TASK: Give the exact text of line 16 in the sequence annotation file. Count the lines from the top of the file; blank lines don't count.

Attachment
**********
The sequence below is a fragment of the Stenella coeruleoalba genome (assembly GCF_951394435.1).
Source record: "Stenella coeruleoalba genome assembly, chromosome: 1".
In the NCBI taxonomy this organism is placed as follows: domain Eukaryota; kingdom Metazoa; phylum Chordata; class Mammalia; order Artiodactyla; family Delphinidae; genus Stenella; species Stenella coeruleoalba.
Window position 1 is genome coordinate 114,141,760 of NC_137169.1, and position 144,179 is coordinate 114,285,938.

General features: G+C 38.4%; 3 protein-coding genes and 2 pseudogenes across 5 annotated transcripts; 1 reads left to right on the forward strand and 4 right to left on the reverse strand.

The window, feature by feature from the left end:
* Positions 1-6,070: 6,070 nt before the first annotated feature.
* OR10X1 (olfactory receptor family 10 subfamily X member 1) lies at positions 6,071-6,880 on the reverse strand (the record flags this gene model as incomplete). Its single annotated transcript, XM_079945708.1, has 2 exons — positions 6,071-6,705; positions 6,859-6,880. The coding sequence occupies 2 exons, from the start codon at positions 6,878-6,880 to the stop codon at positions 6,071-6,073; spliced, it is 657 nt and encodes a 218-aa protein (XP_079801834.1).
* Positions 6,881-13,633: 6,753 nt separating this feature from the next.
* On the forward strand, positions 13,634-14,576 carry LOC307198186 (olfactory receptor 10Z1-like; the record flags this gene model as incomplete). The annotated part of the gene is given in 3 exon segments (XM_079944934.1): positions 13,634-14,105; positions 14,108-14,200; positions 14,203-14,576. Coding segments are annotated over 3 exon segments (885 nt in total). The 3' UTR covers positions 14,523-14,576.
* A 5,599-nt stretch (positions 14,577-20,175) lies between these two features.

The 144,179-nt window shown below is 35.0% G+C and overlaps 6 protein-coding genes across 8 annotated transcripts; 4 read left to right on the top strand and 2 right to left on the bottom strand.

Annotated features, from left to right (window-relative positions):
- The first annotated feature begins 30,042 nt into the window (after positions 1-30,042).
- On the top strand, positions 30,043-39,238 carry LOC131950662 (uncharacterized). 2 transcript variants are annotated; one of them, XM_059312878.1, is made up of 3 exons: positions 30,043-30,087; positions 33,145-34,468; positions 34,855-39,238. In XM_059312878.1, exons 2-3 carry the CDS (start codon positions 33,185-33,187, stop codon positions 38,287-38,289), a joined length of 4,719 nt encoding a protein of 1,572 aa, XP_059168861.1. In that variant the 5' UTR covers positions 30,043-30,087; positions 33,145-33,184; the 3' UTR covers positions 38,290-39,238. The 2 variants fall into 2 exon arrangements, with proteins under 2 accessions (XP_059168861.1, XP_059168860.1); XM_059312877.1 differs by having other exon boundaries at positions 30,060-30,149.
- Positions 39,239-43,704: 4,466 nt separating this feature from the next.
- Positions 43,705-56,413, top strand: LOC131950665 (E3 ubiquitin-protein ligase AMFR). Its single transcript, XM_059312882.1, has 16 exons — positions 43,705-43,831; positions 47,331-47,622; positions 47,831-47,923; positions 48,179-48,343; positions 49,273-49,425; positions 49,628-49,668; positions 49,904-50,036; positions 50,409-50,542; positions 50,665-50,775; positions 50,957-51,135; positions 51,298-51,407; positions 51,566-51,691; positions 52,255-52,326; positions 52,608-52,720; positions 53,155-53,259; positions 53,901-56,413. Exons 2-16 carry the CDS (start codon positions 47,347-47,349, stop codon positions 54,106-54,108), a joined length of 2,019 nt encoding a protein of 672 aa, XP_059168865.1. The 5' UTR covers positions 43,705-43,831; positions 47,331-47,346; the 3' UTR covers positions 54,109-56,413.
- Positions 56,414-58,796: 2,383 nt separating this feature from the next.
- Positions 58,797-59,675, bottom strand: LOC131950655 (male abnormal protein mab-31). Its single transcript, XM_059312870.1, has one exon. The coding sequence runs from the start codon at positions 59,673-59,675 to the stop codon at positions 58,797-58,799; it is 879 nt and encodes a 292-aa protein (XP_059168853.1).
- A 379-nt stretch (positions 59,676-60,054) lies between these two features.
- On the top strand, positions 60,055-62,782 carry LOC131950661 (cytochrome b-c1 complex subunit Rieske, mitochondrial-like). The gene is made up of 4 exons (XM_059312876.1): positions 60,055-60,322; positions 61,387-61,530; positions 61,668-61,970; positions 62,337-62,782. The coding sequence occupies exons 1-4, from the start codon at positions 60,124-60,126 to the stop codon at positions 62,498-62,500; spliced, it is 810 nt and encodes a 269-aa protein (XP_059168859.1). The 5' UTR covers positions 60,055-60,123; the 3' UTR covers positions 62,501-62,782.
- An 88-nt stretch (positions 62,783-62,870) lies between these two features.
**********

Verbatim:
- Positions 39,239-43,704: 4,466 nt separating this feature from the next.